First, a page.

A Sydney man has been charged with acting as an agent for North Korea in Australia by allegedly attempting to broker sales worth tens of millions of dollars for Pyongyang that included components used in ballistic missiles.
The Australian Federal Police said on Sunday the 59-year-old naturalised Australian used encrypted communication to broker sales and discuss the supply of weapons of mass destruction. His actions contravened both United Nations and Australian sanctions against North Korea, police said.
Police said the man was acting to generate income for Pyongyang by arranging the sale of computer software used for guiding ballistic missiles as well as expertise from North Korea to other “international entities.” Police didn’t elaborate.
Federal police Assistant Commissioner Neil Gaughan the governments of Indonesia and Vietnam or authorities in those countries were not involved.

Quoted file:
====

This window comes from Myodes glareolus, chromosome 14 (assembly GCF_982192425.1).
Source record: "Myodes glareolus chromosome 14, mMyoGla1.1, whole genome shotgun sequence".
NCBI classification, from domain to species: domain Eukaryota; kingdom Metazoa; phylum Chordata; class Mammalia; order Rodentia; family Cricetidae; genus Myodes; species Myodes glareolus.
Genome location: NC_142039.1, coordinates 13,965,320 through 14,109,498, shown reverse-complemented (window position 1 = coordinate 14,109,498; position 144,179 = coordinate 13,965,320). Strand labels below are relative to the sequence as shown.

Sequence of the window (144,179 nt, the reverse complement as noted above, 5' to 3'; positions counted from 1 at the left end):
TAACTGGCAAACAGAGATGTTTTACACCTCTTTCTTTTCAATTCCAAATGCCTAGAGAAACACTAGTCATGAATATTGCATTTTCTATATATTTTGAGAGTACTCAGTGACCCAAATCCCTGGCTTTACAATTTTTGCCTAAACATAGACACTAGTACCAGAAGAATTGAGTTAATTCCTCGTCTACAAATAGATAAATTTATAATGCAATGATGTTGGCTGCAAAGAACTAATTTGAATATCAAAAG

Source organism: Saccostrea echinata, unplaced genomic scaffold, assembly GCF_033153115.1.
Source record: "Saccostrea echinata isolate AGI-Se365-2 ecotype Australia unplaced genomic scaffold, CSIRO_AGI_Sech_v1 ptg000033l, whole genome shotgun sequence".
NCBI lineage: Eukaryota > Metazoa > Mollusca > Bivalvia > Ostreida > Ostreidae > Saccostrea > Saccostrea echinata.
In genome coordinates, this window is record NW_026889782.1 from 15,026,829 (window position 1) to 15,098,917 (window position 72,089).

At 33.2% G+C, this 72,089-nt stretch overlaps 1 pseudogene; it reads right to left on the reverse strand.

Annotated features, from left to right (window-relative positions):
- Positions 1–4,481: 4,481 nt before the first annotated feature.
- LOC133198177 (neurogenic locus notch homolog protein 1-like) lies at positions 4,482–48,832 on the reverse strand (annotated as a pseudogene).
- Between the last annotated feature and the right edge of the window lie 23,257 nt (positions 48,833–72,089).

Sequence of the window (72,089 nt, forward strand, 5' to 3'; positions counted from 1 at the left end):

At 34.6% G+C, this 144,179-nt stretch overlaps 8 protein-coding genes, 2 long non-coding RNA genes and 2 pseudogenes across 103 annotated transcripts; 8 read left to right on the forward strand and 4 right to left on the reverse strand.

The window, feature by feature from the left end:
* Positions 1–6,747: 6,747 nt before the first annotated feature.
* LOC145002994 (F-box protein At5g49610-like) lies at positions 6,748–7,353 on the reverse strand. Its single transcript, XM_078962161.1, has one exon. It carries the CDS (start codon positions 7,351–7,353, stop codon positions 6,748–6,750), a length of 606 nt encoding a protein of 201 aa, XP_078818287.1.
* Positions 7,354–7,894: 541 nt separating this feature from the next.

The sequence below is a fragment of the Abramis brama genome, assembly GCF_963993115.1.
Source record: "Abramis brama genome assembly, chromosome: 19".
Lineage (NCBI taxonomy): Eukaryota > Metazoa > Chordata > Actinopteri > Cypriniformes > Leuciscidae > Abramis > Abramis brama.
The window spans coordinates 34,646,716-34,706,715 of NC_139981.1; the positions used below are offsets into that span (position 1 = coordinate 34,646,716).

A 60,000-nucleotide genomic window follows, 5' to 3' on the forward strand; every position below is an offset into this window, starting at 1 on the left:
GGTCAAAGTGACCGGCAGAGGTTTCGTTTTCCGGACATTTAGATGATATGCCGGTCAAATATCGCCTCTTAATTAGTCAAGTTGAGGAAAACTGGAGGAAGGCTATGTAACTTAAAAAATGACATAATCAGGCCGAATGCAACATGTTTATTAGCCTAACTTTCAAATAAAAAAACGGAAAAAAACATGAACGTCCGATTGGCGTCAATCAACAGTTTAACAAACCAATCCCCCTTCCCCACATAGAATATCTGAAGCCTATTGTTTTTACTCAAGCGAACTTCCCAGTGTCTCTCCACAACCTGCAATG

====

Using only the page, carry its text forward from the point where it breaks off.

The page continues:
Despite international sanctions, cash-strapped North Korea last month test-fired its most powerful missile that may be able to target the U.S. mainland.
Mr Gaughan said the man was arrested on Saturday and charged over two transactions that were unsuccessful. “But we estimate that if these trades were successful, we’re talking tens of millions of dollars,” he told reporters.
Mr Gaughan said investigations were continuing and that more charges could be filed against the man, who was due to face a bail hearing in Sydney on Sunday.
“The AFP are saying this man was a loyal agent of North Korea, believing he was acting to serve some high patriotic purpose,” Mr Gaughan said.
Police started investigating the man after a tip-off from another international agency on another matter, he said.
“I know these charges sound alarming, but we are not suggesting that there are any weapons or missile componentry that came to Australian soil,” he said. “We’re alleging all of the activity occurred offshore.”
The man’s activities also involved commodities including oil and gemstones.
“This is black market 101. It’s the same with the coal and oil and gemstones it’s all about making money for North Korea,” he said, adding the case was “like nothing we have ever seen on Australian soil.”
“Any individual who attempts to fly in the face of sanctions cannot and will not go unnoticed in Australia,” he said.